The original site of the village, Old Chevak, located just 15 miles east of the current village site, was evacuated in 1960 when coastal erosion became too great of an issue for its inhabitants to manage for and deal with effectively. Now, with even greater swaths of the Delta disappearing into the Bering Sea on an annual basis, the people of Chevak are once again faced with the threat of relocation. Thousands of sandbags and rusty lengths of rebar litter the shores of the Niglintgak River, which flows through the village, in a desperate attempt to preserve the village as it stands and to hopefully avoid the same fate as their ancestors. Moving the village once again even farther inland away from the rivers could bring with it potentially negative and harmful effects to the people of Chevak.
In a village where the price of a gallon of gasoline exceeds the national minimum wage, the cost of taking a boat to a hunting or fishing site will become more than many people in Chevak can currently afford. As sworn stewards and protectors of the land and its wild inhabitants for the past millennia, the people of Chevak and the many other villages of the Delta are slowly loosing touch with the traditions of their native peoples as a result of these environmental changes, a fate certainly more consequential than what meets the eye.
The issues of coastal erosion, sea level rise, widespread loss of critically important habitat for wildlife and storm intensification are not unique to the Yukon Kuskokwim Delta. The Arctic coast, consisting of Northern Alaska, Eastern Siberia, Northern Scandinavia and Northwest Territories of Canada, represent 34% of the Earth’s coastline. Currently, an alarming 1.6 feet (0.5 meters) of this coastline is eroded into the ocean every year, resulting in widespread habitat loss and an increase in ocean sedimentation.
Unfortunately, current legislation striving to decelerate this process does not move as quickly as the process itself, and these widespread issues are not currently being dealt with at the level they require. Furthermore, the voice of native Alaskans suffering the immediate consequences of these issues does not reach so far as Washington D.C. and their present ethno-biological issues often fall on the ears of those who are unfamiliar with this particular environment and its ecological significance. Indeed, these statistical snapshots of a slowly deteriorating ecosystem offer nothing more than feelings of helplessness and doubt of any improvement.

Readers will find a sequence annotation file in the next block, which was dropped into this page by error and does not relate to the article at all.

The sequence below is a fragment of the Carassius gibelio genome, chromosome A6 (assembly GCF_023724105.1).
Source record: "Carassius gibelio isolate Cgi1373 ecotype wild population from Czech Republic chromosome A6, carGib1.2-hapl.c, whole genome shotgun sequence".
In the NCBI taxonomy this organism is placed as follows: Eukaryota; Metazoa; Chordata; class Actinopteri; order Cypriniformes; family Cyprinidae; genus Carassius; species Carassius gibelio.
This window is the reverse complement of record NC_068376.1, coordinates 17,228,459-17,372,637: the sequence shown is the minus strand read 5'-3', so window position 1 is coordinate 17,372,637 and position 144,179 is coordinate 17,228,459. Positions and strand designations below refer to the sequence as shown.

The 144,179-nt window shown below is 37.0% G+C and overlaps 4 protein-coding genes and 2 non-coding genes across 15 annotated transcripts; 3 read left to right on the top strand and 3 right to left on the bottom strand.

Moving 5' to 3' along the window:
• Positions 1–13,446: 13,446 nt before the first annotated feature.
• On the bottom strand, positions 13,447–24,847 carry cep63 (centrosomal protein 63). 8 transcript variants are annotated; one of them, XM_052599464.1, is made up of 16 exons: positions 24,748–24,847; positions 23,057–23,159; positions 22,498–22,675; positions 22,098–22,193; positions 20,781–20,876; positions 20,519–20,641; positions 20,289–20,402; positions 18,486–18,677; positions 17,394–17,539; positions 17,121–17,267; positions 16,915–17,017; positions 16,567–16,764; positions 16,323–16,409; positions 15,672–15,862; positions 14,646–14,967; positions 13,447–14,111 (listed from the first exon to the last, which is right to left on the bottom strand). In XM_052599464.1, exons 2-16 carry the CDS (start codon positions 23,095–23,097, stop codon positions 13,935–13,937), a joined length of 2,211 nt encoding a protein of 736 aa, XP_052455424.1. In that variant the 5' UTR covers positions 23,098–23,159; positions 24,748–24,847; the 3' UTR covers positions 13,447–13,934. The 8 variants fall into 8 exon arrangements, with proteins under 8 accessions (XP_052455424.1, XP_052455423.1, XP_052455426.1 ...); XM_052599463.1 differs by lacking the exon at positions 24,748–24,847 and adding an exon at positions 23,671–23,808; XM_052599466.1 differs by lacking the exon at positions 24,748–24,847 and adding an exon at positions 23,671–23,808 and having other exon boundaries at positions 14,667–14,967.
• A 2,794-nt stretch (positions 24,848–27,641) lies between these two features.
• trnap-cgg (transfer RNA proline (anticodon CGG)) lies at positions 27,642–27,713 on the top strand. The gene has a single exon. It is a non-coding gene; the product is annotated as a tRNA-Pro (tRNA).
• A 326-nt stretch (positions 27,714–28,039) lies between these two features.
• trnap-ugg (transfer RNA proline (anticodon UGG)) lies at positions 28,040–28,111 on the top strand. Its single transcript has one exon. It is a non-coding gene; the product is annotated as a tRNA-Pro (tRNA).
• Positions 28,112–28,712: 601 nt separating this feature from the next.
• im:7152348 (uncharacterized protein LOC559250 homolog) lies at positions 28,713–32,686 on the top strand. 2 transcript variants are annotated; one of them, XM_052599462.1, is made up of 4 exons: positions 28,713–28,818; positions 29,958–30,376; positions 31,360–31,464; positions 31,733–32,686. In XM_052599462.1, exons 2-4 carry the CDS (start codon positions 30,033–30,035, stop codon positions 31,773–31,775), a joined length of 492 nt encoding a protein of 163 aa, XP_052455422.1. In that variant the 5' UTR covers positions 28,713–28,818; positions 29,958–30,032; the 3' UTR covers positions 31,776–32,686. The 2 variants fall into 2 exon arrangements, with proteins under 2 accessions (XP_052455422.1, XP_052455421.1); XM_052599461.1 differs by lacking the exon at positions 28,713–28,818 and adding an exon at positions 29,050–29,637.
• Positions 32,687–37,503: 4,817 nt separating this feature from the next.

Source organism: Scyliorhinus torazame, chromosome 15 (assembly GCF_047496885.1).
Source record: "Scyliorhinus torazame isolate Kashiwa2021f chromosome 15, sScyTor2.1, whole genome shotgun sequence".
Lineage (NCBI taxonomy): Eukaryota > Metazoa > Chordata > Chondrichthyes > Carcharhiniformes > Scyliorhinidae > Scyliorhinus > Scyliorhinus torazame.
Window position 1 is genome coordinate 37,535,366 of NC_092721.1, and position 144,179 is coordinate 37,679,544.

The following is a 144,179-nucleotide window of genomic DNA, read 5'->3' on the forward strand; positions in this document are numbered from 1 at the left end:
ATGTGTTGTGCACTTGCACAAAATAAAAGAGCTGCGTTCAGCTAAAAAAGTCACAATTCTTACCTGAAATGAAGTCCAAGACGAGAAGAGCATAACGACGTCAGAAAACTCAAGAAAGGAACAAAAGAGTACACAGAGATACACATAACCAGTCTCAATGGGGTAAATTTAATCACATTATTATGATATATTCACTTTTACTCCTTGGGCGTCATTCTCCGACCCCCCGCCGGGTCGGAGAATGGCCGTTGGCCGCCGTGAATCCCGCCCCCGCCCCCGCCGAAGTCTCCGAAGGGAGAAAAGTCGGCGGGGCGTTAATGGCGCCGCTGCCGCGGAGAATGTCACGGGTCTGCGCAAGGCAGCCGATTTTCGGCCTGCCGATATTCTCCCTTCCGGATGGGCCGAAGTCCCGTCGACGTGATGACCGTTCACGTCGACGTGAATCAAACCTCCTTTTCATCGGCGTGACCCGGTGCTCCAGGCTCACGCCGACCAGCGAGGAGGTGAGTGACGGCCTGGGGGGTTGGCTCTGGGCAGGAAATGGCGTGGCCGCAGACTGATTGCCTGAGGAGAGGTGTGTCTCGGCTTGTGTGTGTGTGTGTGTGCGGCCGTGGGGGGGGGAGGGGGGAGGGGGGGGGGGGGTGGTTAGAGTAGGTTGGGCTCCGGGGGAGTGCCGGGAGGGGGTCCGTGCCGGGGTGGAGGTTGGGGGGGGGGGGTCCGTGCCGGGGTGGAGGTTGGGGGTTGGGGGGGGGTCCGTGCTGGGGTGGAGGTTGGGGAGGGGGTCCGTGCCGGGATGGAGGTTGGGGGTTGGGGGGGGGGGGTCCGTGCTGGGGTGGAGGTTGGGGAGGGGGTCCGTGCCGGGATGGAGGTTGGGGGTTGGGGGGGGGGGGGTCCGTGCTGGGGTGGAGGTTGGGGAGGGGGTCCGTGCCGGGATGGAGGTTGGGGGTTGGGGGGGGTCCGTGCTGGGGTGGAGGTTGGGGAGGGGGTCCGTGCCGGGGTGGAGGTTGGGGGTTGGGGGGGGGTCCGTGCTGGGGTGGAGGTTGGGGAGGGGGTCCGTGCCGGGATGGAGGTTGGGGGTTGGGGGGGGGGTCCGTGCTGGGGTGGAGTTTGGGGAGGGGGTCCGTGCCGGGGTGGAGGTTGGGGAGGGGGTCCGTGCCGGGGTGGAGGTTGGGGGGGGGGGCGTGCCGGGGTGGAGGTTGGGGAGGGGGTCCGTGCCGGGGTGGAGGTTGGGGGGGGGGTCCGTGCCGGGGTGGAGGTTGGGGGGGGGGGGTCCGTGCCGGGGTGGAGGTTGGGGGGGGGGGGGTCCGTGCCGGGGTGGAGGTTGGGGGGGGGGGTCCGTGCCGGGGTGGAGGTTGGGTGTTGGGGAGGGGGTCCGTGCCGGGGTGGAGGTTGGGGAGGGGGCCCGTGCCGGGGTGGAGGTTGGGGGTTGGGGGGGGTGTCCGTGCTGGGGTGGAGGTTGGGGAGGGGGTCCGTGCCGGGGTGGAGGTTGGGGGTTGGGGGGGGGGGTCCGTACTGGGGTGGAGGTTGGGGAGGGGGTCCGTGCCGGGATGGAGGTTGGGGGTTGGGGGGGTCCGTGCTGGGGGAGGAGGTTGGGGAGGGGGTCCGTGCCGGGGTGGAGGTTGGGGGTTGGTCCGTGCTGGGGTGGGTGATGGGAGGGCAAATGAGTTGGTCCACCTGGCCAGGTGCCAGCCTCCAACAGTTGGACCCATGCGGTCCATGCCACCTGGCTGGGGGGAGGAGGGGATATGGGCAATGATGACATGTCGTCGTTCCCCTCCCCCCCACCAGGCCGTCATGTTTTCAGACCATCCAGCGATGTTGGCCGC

Yet, it is our awareness of this current issue that makes it visible to the world and the most important step in the direction of activism. The more aware of this issue we become, the more we can do to facilitate the current dialogue between native Alaskans and those interested in protecting it.
Inevitably, August arrives and autumn flows across the Delta, creeping its way slowly over the tundra and between the countless lakes that pepper the landscape, freezing everything in its wake. Soon, large groups of birds can be seen migrating south, their summer’s work accomplished once more and their newly feathered young flying beside them. Salmon, now tired in their attempts of courtship and spawning, die off in masses and are carried out by the rivers to a burial at sea.
What now remains on the tundra, mosses, grass or forgotten eggs are left to freeze and will remain part of the frozen landscape until the winter lightens its grip and allows once again for life to exist. Next year, the Delta will appear slightly different to those who come to take up residence. From a bird’s eye perspective the rivers will be a little bit wider, the tundra a little less expansive, but still productive enough to rear a successful brood.
To a salmon, the water will be cloudier and maybe more difficult to navigate, but instinct will persist where sight fails and these gentle creatures will endure for another season. To a human, the changes are minute, but carry with them a great significance. Like the birds and fish, their thoughts are focused on the continuation of themselves and those who will survive them. Winter will come and go, and once again, in the light of the midnight sun, the Yukon-Kuskokwim Delta will see another summer.
Center for Ocean Solutions (2013). Retrieved from http://centerforoceansolutions.org/climate/impacts/cumulative-impacts/coastal erosion/
Parry, W. (2011). Arctic’s Icy Coastlines Retreat as Planet Warms. Retrieved from http://www.livescience.com/13746-arctic-coast-erosion-climate-change-ice.html
Peltola, G. (2011). Yukon Delta National Wildlife Refuge. Retrieved from http://yukondelta.fws.gov/.
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Zhang, K., B. C. Douglas & S. P. Leatherman. 2004. Global Warming and Coastal Erosion. Climactic Change, 64: pg. 41-58.
(2006). Yukon-Kuskokwim Delta Service Area. Retrieved from http://www.ihs.gov/alaska/documents/hf/yk.pdf